What Google did with Android is a prime example of this.
Android was an open-source operating system (OS) that was created to compete with Apple’s iOS. Google could’ve bought Android and sold it to multiple phone manufacturers. But Google simply open-sourced Android, and manufacturers could easily come up with much cheaper hardware and simply use Android with a few customizations on top.
Soon, smartphones from Samsung, LG, HTC, and other Chinese brands flooded the market.
Google suddenly had millions of smartphone users using Google Play Services and all the apps bundled within it. Today, Google not only benefits from all this valuable data it is collecting 24x7, but it also earns commissions on apps sold on Google Playstore.
So, if businesses thought myopically, they would restrict distribution by demanding all customers pay for it. But by doing the exact opposite, they turn in more revenue by eventually dominating the market. Even if a minority of their users are paying, it can still lead to millions in revenue.
However, this pricing strategy can only apply to software products, not physical, tangible goods.
For physical goods, scaling up production benefits from economies of scale, sure, but the cost of the product never approximates to zero.
In contrast, software products, once developed, can be distributed widely with virtually zero marginal cost. This unique characteristic enables software companies to offer free services to some users, while simultaneously charging industrial clients for usage and insights.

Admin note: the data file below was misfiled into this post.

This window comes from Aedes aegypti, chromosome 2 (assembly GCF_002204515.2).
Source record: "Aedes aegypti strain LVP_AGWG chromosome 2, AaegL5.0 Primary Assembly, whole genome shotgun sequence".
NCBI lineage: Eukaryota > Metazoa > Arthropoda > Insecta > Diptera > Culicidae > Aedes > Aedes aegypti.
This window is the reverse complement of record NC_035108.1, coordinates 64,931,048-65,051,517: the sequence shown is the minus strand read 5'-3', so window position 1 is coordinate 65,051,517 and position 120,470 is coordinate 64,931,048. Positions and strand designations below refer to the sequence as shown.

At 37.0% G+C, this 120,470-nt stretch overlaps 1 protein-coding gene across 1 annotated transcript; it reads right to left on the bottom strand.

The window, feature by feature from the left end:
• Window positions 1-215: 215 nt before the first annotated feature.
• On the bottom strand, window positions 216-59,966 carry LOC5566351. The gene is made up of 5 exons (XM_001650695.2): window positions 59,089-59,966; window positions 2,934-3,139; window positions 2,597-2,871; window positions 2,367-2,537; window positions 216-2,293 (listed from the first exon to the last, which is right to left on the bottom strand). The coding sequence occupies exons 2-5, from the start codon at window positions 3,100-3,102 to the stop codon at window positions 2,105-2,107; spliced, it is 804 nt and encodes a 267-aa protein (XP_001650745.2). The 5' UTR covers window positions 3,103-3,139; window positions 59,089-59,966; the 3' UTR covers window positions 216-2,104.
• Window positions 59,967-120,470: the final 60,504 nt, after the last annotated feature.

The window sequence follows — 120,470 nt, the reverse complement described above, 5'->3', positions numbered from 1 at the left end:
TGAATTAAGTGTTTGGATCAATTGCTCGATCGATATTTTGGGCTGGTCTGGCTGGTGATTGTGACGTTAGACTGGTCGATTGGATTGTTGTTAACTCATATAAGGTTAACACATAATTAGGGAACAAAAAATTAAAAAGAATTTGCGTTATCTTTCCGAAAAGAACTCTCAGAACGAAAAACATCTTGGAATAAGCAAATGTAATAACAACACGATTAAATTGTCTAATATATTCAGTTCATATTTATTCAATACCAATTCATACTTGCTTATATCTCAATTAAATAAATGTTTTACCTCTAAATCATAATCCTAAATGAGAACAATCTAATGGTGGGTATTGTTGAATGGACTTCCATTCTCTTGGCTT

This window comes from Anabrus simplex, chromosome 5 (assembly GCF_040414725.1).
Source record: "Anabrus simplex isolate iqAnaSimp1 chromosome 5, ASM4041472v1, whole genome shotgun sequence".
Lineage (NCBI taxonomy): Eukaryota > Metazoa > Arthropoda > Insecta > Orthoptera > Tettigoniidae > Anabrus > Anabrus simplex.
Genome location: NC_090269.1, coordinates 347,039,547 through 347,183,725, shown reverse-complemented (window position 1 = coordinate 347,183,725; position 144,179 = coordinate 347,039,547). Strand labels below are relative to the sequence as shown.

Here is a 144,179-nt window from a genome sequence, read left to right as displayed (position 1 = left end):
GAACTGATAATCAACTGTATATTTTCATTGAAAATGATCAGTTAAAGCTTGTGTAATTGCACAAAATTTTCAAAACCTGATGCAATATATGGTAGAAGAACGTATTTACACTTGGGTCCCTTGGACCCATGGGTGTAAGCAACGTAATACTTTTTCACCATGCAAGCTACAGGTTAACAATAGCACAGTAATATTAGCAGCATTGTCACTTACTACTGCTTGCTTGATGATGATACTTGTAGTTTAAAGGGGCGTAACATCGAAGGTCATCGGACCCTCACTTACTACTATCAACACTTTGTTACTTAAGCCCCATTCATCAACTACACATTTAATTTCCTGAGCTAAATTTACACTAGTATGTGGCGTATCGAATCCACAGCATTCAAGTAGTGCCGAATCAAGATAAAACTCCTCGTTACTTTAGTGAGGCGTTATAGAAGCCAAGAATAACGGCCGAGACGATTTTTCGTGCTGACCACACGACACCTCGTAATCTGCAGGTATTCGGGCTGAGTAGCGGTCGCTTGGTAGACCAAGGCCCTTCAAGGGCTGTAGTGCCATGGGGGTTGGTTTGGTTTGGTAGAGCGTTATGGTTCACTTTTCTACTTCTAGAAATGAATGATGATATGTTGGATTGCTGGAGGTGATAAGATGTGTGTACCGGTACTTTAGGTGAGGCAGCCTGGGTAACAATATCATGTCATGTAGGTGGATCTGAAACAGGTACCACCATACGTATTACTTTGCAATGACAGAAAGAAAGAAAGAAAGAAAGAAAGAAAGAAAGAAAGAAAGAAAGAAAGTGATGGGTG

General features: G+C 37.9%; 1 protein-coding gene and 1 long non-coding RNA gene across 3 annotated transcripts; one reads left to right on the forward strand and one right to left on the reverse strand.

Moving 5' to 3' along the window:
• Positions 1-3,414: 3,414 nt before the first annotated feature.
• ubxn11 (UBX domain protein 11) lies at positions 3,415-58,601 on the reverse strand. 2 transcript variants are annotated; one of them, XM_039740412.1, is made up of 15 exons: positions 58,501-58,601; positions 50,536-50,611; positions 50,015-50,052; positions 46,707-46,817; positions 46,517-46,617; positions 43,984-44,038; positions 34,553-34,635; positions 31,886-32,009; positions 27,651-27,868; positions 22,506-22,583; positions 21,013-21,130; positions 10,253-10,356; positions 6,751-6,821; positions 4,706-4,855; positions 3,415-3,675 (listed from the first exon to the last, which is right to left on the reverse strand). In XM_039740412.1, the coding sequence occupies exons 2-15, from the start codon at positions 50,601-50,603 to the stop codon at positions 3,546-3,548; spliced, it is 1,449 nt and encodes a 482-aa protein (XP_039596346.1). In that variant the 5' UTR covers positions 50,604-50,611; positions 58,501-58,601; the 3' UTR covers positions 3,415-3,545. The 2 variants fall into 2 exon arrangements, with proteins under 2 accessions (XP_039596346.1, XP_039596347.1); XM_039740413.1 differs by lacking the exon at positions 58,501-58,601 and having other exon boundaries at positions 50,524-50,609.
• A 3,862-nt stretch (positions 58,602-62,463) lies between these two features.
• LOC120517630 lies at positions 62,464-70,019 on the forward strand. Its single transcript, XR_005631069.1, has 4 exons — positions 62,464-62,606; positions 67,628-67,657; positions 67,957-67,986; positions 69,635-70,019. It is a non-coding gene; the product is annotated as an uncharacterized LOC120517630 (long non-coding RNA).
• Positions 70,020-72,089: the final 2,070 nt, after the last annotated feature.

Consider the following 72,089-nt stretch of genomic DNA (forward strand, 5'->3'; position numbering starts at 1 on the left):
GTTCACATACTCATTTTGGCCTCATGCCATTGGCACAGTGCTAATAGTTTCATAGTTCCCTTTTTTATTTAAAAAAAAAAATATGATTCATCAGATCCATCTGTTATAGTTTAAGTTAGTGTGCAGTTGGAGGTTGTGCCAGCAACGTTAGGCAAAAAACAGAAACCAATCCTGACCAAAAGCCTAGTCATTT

The marginal cost of production refers to the cost incurred to create an extra unit of the product.
For example, if you manufacture T-shirts, you can produce 100 T-shirts for ₹10,000 at ₹100/t-shirt but if you have to produce 10,000 T-shirts, you will need another ₹6,00000 - ₹8,00000 depending on the economies of scale the T-shirt business benefits from.
But once a software code is written and works optimally, it can scale infinitely. If it's hosted on a server, the server costs will go up, sure. But if it's a downloadable piece of software that runs on individual machines, you can build it once and replicate it infinitely without paying a dime.
All further product development can then be funded by the tiny minority of users who choose to donate or pay for a premium product/plan with more features.
Funnily, even Stoa Daily, in a way, can afford to be free because of the same principle.
15,000 readers receive this newsletter for free. In the future, even 50,000 might. And this daily newsletter will be subsidized by the people who pay the fee for the program!
The success of this model, however, hinges on businesses having a long-term vision and a capacity to build an excellent product.
But in any case, the Pareto pricing principle is a compelling strategy to think about, at least for software businesses. It offers them a potential pathway to market dominance and creating substantial long-term value.
If you enjoyed reading this piece, this one will serve as a great complement to aid your understanding even further.